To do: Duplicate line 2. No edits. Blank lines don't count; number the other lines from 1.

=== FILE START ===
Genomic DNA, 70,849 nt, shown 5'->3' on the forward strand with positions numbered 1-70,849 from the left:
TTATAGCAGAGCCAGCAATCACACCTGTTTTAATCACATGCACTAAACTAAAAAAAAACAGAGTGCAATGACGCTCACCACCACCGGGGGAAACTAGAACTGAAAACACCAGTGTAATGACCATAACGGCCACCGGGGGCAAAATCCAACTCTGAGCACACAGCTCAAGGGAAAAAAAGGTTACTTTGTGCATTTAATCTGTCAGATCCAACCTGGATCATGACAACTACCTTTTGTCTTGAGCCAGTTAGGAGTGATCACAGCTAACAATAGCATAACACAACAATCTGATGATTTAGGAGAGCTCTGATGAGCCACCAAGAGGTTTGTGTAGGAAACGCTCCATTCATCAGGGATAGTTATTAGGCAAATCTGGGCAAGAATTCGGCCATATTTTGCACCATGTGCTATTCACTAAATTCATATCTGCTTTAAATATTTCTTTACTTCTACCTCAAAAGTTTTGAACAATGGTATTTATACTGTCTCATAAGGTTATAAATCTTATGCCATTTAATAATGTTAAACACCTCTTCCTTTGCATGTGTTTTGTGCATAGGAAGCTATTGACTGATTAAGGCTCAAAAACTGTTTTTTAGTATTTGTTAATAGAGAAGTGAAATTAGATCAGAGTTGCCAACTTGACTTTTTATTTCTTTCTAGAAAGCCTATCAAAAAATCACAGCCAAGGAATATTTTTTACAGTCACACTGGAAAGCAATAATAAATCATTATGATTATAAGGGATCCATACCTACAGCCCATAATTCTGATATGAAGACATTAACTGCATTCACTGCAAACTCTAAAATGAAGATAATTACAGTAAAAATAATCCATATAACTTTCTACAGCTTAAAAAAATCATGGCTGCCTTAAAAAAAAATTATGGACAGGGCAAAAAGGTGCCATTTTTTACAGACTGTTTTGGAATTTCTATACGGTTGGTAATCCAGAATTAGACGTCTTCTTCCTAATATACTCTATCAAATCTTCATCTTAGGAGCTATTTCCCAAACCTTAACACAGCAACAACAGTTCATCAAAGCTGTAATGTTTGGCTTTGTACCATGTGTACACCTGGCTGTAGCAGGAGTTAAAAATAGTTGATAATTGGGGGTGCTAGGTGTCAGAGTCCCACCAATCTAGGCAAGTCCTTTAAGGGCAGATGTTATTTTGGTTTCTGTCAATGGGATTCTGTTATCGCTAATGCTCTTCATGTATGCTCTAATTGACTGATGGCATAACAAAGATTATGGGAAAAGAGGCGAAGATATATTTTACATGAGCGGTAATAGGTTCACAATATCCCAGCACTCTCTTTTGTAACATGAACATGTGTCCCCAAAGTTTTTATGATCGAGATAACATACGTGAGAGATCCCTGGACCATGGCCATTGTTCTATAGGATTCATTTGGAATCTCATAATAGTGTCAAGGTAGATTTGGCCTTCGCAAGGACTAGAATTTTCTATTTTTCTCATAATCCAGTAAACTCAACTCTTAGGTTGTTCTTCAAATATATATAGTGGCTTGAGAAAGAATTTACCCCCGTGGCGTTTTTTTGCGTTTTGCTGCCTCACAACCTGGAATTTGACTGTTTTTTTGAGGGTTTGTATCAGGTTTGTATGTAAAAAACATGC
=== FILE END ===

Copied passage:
TTATAGCAGAGCCAGCAATCACACCTGTTTTAATCACATGCACTAAACTAAAAAAAAACAGAGTGCAATGACGCTCACCACCACCGGGGGAAACTAGAACTGAAAACACCAGTGTAATGACCATAACGGCCACCGGGGGCAAAATCCAACTCTGAGCACACAGCTCAAGGGAAAAAAAGGTTACTTTGTGCATTTAATCTGTCAGATCCAACCTGGATCATGACAACTACCTTTTGTCTTGAGCCAGTTAGGAGTGATCACAGCTAACAATAGCATAACACAACAATCTGATGATTTAGGAGAGCTCTGATGAGCCACCAAGAGGTTTGTGTAGGAAACGCTCCATTCATCAGGGATAGTTATTAGGCAAATCTGGGCAAGAATTCGGCCATATTTTGCACCATGTGCTATTCACTAAATTCATATCTGCTTTAAATATTTCTTTACTTCTACCTCAAAAGTTTTGAACAATGGTATTTATACTGTCTCATAAGGTTATAAATCTTATGCCATTTAATAATGTTAAACACCTCTTCCTTTGCATGTGTTTTGTGCATAGGAAGCTATTGACTGATTAAGGCTCAAAAACTGTTTTTTAGTATTTGTTAATAGAGAAGTGAAATTAGATCAGAGTTGCCAACTTGACTTTTTATTTCTTTCTAGAAAGCCTATCAAAAAATCACAGCCAAGGAATATTTTTTACAGTCACACTGGAAAGCAATAATAAATCATTATGATTATAAGGGATCCATACCTACAGCCCATAATTCTGATATGAAGACATTAACTGCATTCACTGCAAACTCTAAAATGAAGATAATTACAGTAAAAATAATCCATATAACTTTCTACAGCTTAAAAAAATCATGGCTGCCTTAAAAAAAAATTATGGACAGGGCAAAAAGGTGCCATTTTTTACAGACTGTTTTGGAATTTCTATACGGTTGGTAATCCAGAATTAGACGTCTTCTTCCTAATATACTCTATCAAATCTTCATCTTAGGAGCTATTTCCCAAACCTTAACACAGCAACAACAGTTCATCAAAGCTGTAATGTTTGGCTTTGTACCATGTGTACACCTGGCTGTAGCAGGAGTTAAAAATAGTTGATAATTGGGGGTGCTAGGTGTCAGAGTCCCACCAATCTAGGCAAGTCCTTTAAGGGCAGATGTTATTTTGGTTTCTGTCAATGGGATTCTGTTATCGCTAATGCTCTTCATGTATGCTCTAATTGACTGATGGCATAACAAAGATTATGGGAAAAGAGGCGAAGATATATTTTACATGAGCGGTAATAGGTTCACAATATCCCAGCACTCTCTTTTGTAACATGAACATGTGTCCCCAAAGTTTTTATGATCGAGATAACATACGTGAGAGATCCCTGGACCATGGCCATTGTTCTATAGGATTCATTTGGAATCTCATAATAGTGTCAAGGTAGATTTGGCCTTCGCAAGGACTAGAATTTTCTATTTTTCTCATAATCCAGTAAACTCAACTCTTAGGTTGTTCTTCAAATATATATAGTGGCTTGAGAAAGAATTTACCCCCGTGGCGTTTTTTTGCGTTTTGCTGCCTCACAACCTGGAATTTGACTGTTTTTTTGAGGGTTTGTATCAGGTTTGTATGTAAAAAACATGC